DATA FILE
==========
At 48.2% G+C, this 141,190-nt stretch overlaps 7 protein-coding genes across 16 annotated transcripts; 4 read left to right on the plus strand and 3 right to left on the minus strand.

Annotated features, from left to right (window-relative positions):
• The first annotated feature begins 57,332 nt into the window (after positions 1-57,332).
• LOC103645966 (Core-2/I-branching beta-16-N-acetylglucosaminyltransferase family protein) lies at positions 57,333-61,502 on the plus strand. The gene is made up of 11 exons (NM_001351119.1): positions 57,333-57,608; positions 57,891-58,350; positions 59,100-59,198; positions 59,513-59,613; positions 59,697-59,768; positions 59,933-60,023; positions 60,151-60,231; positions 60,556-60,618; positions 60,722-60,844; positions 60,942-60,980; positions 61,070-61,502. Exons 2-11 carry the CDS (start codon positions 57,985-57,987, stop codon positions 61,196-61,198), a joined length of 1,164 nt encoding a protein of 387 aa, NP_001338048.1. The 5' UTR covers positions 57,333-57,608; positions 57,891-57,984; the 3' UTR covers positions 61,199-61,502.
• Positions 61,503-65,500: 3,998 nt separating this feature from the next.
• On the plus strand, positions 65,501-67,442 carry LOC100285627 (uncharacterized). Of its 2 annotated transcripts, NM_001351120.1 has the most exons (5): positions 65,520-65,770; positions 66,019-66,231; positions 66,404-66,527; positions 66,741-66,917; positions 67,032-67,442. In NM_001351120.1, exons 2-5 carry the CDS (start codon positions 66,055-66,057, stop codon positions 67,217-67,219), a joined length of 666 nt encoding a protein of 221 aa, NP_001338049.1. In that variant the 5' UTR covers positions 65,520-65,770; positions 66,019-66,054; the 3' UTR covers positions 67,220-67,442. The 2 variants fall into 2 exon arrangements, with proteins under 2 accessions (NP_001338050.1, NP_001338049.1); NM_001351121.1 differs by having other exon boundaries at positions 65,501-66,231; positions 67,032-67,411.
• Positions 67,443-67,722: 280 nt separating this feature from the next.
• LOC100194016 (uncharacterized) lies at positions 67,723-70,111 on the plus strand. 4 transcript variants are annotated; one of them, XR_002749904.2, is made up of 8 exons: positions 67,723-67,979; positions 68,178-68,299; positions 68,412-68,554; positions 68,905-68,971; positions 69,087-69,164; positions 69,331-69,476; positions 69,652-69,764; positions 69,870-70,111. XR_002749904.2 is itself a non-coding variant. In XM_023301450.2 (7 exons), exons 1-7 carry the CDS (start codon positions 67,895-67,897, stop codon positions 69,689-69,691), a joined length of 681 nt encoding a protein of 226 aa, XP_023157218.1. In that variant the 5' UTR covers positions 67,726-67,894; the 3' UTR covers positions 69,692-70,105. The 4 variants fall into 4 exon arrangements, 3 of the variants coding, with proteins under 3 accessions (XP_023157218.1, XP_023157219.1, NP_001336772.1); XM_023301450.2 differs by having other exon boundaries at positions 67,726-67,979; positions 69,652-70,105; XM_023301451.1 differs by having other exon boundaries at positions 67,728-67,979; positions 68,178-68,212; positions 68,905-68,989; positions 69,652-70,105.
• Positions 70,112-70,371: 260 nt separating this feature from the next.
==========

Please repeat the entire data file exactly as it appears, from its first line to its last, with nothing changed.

At 48.2% G+C, this 141,190-nt stretch overlaps 7 protein-coding genes across 16 annotated transcripts; 4 read left to right on the plus strand and 3 right to left on the minus strand.

Annotated features, from left to right (window-relative positions):
• The first annotated feature begins 57,332 nt into the window (after positions 1-57,332).
• LOC103645966 (Core-2/I-branching beta-16-N-acetylglucosaminyltransferase family protein) lies at positions 57,333-61,502 on the plus strand. The gene is made up of 11 exons (NM_001351119.1): positions 57,333-57,608; positions 57,891-58,350; positions 59,100-59,198; positions 59,513-59,613; positions 59,697-59,768; positions 59,933-60,023; positions 60,151-60,231; positions 60,556-60,618; positions 60,722-60,844; positions 60,942-60,980; positions 61,070-61,502. Exons 2-11 carry the CDS (start codon positions 57,985-57,987, stop codon positions 61,196-61,198), a joined length of 1,164 nt encoding a protein of 387 aa, NP_001338048.1. The 5' UTR covers positions 57,333-57,608; positions 57,891-57,984; the 3' UTR covers positions 61,199-61,502.
• Positions 61,503-65,500: 3,998 nt separating this feature from the next.
• On the plus strand, positions 65,501-67,442 carry LOC100285627 (uncharacterized). Of its 2 annotated transcripts, NM_001351120.1 has the most exons (5): positions 65,520-65,770; positions 66,019-66,231; positions 66,404-66,527; positions 66,741-66,917; positions 67,032-67,442. In NM_001351120.1, exons 2-5 carry the CDS (start codon positions 66,055-66,057, stop codon positions 67,217-67,219), a joined length of 666 nt encoding a protein of 221 aa, NP_001338049.1. In that variant the 5' UTR covers positions 65,520-65,770; positions 66,019-66,054; the 3' UTR covers positions 67,220-67,442. The 2 variants fall into 2 exon arrangements, with proteins under 2 accessions (NP_001338050.1, NP_001338049.1); NM_001351121.1 differs by having other exon boundaries at positions 65,501-66,231; positions 67,032-67,411.
• Positions 67,443-67,722: 280 nt separating this feature from the next.
• LOC100194016 (uncharacterized) lies at positions 67,723-70,111 on the plus strand. 4 transcript variants are annotated; one of them, XR_002749904.2, is made up of 8 exons: positions 67,723-67,979; positions 68,178-68,299; positions 68,412-68,554; positions 68,905-68,971; positions 69,087-69,164; positions 69,331-69,476; positions 69,652-69,764; positions 69,870-70,111. XR_002749904.2 is itself a non-coding variant. In XM_023301450.2 (7 exons), exons 1-7 carry the CDS (start codon positions 67,895-67,897, stop codon positions 69,689-69,691), a joined length of 681 nt encoding a protein of 226 aa, XP_023157218.1. In that variant the 5' UTR covers positions 67,726-67,894; the 3' UTR covers positions 69,692-70,105. The 4 variants fall into 4 exon arrangements, 3 of the variants coding, with proteins under 3 accessions (XP_023157218.1, XP_023157219.1, NP_001336772.1); XM_023301450.2 differs by having other exon boundaries at positions 67,726-67,979; positions 69,652-70,105; XM_023301451.1 differs by having other exon boundaries at positions 67,728-67,979; positions 68,178-68,212; positions 68,905-68,989; positions 69,652-70,105.
• Positions 70,112-70,371: 260 nt separating this feature from the next.